Diets are bad for losing weight and keeping it off for good. That 30-day cleanse or month-long no carb diet might help you temporarily take off a few pounds, but as soon as you go back to your old lifestyle, the pounds come back too. We should all take the same approach with Plastic Free July and make it a lifestyle change, not just a temporary one. And yes, it’s possible to choose to reduce how much plastic you use, if not even more vital to do in the face of a global pandemic.
In 40 years, less than 10% of plastics made have ever been recycled. Some of it gets incinerated, but the vast majority is winding up in landfills, littering our beaches, swirling in our oceans, and going into our bodies.
Plastic Free July started in 2011, encouraging people to choose to refuse one plastic item they’d normally use and then discard, like plastic straws or plastic utensils. Nearly a decade later, the initiative is attracting hundreds of thousands of people worldwide each July who choose to refuse plastics.
People who are taking part in Plastic Free July aren’t simply “do-gooders” who worry about what plastics will do to humanity’s future. They’ve seen how plastics are harming the planet and our health right now.
An estimated 8 million metric tons of plastic waste flows into the oceans every year. The World Economic Forum says that’s the equivalent of one dump truck full of plastic every minute, every hour, every day going into the ocean.
The Ocean Conservancy’s 33rd Annual International Coastal Cleanup pulled 45 million plastic pieces from waterfronts around the world. Plastic bags of all sorts (1.9M) beverage bottles (1.7M) and plastic bottle caps (1.3M) were among the top 10 items beach-cleaning volunteers found.
It’s about more than littered beaches and sick oceans. Scientists tell us microscopic plastics are in our drinking water and also migrate from food packaging into the food and beverages we eat. An average person could be ingesting approximately 5 grams of plastic per week according to a study from the University of Newcastle and the World Wildlife Fund. That’s the equivalent of ingesting a plastic credit card each week.
The stats speak for themselves.
Plastic Free July During Covid-19
When you consider that less than 10% of plastic produced in the last four decades has been recycled, the accelerating waste emergency spawned by Covid-19 in some places becomes even more alarming. Part of the problem is accelerated by an increased dependence on single-use materials during the pandemic.
In some cases, shoppers and families are stuck with plastic during Covid-19. Some governments and stores aren’t allowing reusable grocery bags or coffee cups, despite the recent statement from more than 100 scientists worldwide that reusables are absolutely safe if you wash them properly. In fact, the scientists say we’ll have an additional public health crisis on our hands if misinformation that plastics are “safer” scares people to abandon reusable materials.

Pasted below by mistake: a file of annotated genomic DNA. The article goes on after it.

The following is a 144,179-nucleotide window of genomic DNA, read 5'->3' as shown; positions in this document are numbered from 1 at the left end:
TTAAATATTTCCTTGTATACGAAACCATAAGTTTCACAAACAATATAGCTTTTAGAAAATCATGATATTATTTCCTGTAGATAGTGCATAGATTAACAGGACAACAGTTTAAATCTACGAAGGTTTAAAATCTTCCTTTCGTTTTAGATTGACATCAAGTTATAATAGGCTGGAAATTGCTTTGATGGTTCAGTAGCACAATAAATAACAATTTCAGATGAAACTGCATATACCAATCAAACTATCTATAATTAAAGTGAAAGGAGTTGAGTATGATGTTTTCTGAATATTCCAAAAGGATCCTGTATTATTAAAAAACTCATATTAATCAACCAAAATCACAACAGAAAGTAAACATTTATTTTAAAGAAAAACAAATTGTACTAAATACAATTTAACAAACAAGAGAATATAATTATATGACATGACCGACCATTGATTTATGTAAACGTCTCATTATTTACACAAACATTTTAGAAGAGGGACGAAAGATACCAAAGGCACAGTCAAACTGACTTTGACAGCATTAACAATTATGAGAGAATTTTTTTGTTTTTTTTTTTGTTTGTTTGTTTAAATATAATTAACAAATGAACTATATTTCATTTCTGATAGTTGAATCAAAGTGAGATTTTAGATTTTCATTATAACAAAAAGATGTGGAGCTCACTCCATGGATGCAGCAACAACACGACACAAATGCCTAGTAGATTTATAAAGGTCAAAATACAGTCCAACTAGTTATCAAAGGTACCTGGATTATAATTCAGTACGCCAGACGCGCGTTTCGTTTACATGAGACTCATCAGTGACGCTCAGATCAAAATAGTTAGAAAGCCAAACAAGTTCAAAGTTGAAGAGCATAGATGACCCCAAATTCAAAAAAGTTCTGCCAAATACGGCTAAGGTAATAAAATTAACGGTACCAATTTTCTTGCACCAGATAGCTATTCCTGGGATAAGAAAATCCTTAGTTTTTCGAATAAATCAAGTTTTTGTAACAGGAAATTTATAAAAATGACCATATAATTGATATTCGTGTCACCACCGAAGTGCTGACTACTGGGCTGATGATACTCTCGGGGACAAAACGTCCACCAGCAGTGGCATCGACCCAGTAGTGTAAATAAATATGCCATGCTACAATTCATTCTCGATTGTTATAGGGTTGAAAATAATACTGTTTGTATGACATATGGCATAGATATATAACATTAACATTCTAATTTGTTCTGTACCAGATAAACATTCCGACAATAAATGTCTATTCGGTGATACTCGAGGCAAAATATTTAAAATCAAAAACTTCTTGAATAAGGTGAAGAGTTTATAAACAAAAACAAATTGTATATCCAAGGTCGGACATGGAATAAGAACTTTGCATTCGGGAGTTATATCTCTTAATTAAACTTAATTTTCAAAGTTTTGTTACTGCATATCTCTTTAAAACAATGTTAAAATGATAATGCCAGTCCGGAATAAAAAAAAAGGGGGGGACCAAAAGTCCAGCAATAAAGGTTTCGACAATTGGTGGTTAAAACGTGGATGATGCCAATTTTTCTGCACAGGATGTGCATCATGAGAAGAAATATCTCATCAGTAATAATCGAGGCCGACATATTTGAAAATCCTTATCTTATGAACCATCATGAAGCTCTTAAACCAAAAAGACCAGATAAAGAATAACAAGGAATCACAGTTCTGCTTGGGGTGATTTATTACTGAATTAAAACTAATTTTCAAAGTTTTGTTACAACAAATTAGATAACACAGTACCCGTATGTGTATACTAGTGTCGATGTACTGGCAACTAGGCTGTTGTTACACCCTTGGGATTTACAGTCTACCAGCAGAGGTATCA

While you may not have a choice when it comes to using plastic grocery bags and coffee cups during the pandemic, there are other ways you can choose to reduce your plastic use for Plastic Free July. In the bathroom, swap your toothpaste tube for chewable toothpaste bits that come in a recyclable glass container. Switch to toothbrushes with bamboo handles. Search out soaps, shampoos, and shaving creams in bar form instead of single-use plastic containers or wrapping.
You can make some monumental changes in your kitchen. Buy items like flour and nuts in bulk to reduce waste from individually packaged materials. At the store, choose food and beverages in glass bottles and jars, like spaghetti sauce in a jar and baby food in glass containers. Glass packaging can be recycled to make new glass bottles and jars over and over again without losing quality. That differs greatly from plastic which can only be recycled a few times, if it can even be recycled at all.
Pledging to change one small habit during Plastic Free July will make you more conscious of other easy ways you can reduce plastic in your life. Maybe in July you refuse plastic takeout utensils at the drive-thru. When it becomes a habit by August, you start to notice olive oil and ketchup in glass bottles tastes fresher, so you make another change.
While the headline-grabbing stats of how much plastic is in our landfills, oceans, and food packaging make the problem feel too big, the collective changes made by the 250 million people during Plastic Free July can help. Making changes stick as part of a healthy lifestyle versus a one-month “plastic diet” can truly impact the planet, and you, for good.